Editor Talks About Lutheranism 101 — Video

Lutheranism 101 has been, in one form or another, a part of the Blog My Soul environment almost from the beginning some six years ago back on Blogger. Now, working at Concordia Publishing House, I’ve been able to work together with some forty other contributors to put together a book on the basics of Lutheranism. And we titled it, Lutheranism 101. Together with the launch of the book, CPH launched a new blog,, to get the word out about how awesome it is to be Lutheran.

This is a short video by our CPH correspondent Paula Smith, to help promote the book.

Martin Luther’s Writings on the Web

Eventually, when you want to learn more about Lutheranism, you will want to read the work of Martin Luther. For those of us who don’t necessarily want to add the American edition of Luther’s Worksto the library, it is fortunate that a number of websites that have the writings of Martin Luther for the reading. Here are some I have found.

Martin Luther: Man Who Changed the World, CPH

• The first place to go to read Luther are his most beloved texts: the Small Catechism (sometimes called Luther’s Little Instruction Book) and the Large Catechism. These can be readily found  within the Book of Concord. You will also find here Luther’s Schmalkald Articles.

• Project Wittenberg is probably the most extensive and well-known on-line collection of Luther’s writings.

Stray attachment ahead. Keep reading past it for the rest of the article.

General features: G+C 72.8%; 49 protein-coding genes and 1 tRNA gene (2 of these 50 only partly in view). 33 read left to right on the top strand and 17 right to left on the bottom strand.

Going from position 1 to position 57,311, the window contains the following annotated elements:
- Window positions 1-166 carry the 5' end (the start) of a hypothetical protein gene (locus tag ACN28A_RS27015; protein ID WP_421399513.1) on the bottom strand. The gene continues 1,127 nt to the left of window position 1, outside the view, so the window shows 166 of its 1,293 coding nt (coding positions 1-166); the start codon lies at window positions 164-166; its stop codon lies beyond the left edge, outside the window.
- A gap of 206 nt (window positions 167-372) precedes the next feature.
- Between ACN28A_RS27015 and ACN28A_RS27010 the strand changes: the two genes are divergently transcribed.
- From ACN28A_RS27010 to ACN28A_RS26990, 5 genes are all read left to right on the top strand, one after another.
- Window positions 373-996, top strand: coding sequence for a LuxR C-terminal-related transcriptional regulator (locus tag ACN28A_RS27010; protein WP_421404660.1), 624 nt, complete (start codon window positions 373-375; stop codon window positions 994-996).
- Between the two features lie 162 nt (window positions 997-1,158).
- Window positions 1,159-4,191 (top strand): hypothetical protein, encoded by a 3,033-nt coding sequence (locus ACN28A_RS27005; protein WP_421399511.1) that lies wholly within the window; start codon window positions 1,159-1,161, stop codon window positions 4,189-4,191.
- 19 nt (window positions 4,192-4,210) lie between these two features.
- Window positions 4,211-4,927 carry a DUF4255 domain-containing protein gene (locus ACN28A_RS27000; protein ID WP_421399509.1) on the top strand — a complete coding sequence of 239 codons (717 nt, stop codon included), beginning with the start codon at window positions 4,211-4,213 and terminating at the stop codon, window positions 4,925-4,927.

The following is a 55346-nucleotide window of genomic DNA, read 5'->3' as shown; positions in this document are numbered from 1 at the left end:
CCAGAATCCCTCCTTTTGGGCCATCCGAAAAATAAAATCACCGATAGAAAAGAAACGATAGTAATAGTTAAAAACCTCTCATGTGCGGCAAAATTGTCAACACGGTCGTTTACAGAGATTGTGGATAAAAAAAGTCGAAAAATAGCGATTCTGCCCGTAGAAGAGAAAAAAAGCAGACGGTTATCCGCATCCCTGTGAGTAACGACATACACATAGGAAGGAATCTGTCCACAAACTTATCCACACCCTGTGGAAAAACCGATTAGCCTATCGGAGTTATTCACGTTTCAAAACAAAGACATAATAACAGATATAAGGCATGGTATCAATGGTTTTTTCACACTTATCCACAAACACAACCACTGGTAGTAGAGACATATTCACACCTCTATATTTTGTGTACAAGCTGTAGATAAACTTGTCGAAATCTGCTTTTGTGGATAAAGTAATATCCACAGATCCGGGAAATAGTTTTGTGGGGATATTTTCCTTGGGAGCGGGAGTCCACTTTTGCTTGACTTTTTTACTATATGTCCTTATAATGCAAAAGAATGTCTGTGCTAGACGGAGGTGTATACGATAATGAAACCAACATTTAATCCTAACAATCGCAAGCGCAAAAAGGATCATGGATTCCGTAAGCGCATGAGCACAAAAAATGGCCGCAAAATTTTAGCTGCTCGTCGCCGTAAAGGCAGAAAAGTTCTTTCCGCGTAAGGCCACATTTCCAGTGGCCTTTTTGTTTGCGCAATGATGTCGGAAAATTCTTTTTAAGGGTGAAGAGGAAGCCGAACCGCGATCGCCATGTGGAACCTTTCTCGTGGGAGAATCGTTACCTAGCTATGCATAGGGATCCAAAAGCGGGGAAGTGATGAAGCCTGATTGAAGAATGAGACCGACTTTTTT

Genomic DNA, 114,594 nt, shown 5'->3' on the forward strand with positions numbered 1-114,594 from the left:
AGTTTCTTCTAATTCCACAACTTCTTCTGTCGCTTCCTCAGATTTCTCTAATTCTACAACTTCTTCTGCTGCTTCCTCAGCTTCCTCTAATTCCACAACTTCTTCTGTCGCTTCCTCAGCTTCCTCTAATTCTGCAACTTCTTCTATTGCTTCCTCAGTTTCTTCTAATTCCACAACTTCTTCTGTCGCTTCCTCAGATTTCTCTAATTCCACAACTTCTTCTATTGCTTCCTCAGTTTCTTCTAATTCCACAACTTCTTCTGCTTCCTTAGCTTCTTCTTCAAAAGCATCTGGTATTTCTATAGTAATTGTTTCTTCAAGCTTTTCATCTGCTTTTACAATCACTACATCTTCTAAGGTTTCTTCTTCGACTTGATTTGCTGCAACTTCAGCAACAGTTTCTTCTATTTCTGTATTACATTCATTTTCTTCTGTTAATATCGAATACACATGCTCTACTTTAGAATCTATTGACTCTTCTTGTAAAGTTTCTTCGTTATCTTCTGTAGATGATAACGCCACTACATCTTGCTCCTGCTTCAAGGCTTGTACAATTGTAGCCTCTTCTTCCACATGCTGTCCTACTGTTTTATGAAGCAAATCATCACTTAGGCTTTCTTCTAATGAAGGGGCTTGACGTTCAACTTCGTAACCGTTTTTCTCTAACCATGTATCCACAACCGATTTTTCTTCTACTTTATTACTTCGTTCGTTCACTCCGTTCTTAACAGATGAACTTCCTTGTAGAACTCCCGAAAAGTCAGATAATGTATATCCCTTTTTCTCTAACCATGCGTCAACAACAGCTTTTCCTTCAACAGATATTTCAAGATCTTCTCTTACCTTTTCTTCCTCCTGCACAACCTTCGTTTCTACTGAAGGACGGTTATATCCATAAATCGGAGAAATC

Christian Classics Ethereal Library (CCEL) page for Martin Luther mirrors some of Project Wittenberg content but also has a few more writings. has a great collection of Luther’s sermons along with a few other writings.

The Internet Sacred Texts Collection features a collection of  nine of Luther’s sermons.

Two site of note don’t have content of their own, but point to primary source document elsewhere on the Web:

• The Lutheran Theology Website has a great list of links to Luther’s writings as well as tons of great information.

Beggars All has aggregated a great list of Luther’s writings.

Did I miss a site with a nice collection of Luther’s works?

Lutheranism 101

The new blog for Lutheranism 101 went live today. While I still have a kink or two to work out, it is already shaping up to be an interesting project.

Lutheranism 101 is designed to give you a quick, usable, and comprehensive overview of Lutheran faith and practice. While we have tried not to grind any axes, we would be less than living, breathing human beings if we told you that what you have here is totally impartial and neutral. First, we must acknowledge that we are writing about Lutheranism from an American perspective. So in discussions of customs, history, and missions, Lutherans in other parts of the world (and there are many!) will have a different perspective. We are also writing from within a tradition in the Lutheran Church that is identified as orthodox and confessional. The term orthodox simply means correct or right belief. The term confessional has come to mean different things to different people, but at its heart these two terms signify those who model what they believe, teach, and confess on God’s Word and the historic teachings (Confessions) of the Lutheran Church as they are contained in the Book of Concord. Finally, we have to acknowledge that Lutheranism 101 does not cover the entire length and breadth of our subject. However, it is a good place to start your exploration of Lutheran belief and practice. is an online extension of the book Lutheranism 101 by Concordia Publishing House. The book will be available in October, Click on the banner image above, or use the link in the sidebar, to get access to the website. If you would like to download a sample of the book, or order the book, use this link.